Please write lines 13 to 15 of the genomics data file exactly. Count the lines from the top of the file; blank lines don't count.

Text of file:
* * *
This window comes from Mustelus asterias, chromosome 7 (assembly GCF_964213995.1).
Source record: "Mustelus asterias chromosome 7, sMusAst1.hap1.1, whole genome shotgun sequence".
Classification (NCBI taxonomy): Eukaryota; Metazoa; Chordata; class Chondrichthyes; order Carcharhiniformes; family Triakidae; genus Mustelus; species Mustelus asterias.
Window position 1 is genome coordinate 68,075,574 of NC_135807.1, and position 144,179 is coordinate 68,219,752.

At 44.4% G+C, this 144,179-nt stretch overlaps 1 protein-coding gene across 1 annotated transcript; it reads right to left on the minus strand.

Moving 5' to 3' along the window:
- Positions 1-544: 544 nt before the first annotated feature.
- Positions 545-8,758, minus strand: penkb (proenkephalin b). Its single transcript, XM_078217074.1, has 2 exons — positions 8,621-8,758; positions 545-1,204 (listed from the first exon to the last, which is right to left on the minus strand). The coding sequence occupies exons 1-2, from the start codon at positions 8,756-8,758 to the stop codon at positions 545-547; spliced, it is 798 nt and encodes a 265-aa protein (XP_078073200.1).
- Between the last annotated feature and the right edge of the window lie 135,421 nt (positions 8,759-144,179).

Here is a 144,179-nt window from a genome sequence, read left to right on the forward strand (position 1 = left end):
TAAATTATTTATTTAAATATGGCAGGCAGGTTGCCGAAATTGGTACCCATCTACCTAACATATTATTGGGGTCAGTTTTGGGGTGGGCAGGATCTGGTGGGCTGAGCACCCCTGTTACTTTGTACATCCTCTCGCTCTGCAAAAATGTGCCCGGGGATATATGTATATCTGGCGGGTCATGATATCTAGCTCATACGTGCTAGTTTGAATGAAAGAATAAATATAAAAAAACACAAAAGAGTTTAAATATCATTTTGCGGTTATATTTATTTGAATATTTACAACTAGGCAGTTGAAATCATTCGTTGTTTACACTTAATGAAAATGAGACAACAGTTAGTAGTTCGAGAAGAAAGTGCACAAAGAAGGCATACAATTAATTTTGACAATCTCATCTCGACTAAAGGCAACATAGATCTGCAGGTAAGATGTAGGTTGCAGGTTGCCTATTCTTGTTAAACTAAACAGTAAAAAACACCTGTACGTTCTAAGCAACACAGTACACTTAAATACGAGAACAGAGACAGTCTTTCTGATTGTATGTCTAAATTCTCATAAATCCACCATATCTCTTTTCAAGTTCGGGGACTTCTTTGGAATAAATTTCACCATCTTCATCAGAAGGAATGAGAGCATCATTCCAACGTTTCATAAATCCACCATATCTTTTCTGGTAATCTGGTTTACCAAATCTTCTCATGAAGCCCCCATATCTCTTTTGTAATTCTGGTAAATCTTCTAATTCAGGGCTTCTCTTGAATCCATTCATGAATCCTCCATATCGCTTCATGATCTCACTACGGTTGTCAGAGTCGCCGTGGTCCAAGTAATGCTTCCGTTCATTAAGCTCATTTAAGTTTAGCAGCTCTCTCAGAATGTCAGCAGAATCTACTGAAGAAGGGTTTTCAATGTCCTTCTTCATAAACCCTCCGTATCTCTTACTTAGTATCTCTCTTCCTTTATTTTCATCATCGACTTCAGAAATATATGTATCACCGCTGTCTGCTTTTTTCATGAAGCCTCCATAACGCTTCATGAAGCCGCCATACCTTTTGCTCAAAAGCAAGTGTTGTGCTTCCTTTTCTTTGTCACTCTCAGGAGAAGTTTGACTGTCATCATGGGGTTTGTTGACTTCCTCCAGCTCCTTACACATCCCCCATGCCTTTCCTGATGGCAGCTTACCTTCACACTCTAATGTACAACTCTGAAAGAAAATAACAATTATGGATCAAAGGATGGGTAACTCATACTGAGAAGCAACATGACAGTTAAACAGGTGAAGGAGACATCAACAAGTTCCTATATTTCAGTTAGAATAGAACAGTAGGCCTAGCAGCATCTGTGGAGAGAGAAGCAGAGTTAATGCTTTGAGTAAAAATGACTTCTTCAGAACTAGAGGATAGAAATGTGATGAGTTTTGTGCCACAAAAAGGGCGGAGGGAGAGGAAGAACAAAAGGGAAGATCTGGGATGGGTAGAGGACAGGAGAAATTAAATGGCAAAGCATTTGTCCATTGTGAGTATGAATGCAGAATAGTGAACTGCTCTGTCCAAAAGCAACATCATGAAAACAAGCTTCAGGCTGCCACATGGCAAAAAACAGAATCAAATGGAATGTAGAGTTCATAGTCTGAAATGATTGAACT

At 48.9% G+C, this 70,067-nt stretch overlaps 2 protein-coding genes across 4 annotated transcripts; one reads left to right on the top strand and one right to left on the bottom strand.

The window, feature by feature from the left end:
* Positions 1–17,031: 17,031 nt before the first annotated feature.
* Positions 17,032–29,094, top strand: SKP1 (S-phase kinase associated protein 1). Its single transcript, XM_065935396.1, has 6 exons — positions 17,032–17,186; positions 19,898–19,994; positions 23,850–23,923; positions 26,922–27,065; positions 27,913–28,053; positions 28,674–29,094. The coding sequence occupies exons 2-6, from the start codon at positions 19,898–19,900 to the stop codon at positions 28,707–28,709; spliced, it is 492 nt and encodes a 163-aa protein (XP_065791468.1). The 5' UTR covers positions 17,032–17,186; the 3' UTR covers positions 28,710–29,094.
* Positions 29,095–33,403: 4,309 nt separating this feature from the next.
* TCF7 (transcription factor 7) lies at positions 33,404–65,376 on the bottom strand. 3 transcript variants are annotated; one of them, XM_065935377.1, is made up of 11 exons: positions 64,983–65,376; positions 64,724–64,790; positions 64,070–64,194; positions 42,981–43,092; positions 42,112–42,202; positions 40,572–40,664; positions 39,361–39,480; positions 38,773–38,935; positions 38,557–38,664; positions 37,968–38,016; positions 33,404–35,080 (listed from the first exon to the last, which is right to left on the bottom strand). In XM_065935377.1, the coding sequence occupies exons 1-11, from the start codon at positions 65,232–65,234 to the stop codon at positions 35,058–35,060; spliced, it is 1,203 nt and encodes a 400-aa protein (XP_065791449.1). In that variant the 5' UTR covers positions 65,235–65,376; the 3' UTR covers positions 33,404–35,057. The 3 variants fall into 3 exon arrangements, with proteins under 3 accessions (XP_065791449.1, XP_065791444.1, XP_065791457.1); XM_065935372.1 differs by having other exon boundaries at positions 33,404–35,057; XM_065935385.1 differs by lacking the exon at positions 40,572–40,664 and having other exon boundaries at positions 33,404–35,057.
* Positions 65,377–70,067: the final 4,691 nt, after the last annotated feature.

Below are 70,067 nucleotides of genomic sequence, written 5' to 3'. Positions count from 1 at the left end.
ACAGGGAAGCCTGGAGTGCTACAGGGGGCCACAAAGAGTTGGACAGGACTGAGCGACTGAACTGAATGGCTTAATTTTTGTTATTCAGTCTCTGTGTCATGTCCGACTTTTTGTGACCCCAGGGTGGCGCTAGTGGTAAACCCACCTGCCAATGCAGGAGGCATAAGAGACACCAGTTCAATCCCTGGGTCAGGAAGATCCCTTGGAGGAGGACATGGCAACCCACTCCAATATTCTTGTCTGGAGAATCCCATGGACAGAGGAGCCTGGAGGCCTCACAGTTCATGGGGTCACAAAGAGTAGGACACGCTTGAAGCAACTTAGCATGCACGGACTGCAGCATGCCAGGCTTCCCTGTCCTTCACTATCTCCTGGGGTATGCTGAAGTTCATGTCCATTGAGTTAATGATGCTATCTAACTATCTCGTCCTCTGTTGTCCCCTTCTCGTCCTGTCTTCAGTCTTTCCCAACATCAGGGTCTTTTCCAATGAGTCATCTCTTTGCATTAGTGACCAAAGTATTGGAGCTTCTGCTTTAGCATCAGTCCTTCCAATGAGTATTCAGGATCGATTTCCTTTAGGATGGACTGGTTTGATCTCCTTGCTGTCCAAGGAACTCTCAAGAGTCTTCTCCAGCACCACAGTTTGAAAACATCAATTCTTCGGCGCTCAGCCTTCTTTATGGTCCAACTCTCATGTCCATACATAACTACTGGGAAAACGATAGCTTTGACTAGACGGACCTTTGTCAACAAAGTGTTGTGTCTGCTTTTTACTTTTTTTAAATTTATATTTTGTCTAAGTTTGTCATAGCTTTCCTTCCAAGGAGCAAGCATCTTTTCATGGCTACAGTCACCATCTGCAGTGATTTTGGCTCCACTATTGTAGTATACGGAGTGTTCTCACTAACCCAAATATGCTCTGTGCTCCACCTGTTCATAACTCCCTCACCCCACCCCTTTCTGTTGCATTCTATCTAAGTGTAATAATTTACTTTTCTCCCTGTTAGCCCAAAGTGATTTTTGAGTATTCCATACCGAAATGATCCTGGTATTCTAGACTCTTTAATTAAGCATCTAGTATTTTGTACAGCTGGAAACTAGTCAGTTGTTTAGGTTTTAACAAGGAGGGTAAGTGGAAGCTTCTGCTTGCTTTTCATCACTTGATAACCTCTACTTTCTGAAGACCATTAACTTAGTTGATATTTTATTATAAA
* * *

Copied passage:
The window, feature by feature from the left end:
* Positions 1–17,031: 17,031 nt before the first annotated feature.
* Positions 17,032–29,094, top strand: SKP1 (S-phase kinase associated protein 1). Its single transcript, XM_065935396.1, has 6 exons — positions 17,032–17,186; positions 19,898–19,994; positions 23,850–23,923; positions 26,922–27,065; positions 27,913–28,053; positions 28,674–29,094. The coding sequence occupies exons 2-6, from the start codon at positions 19,898–19,900 to the stop codon at positions 28,707–28,709; spliced, it is 492 nt and encodes a 163-aa protein (XP_065791468.1). The 5' UTR covers positions 17,032–17,186; the 3' UTR covers positions 28,710–29,094.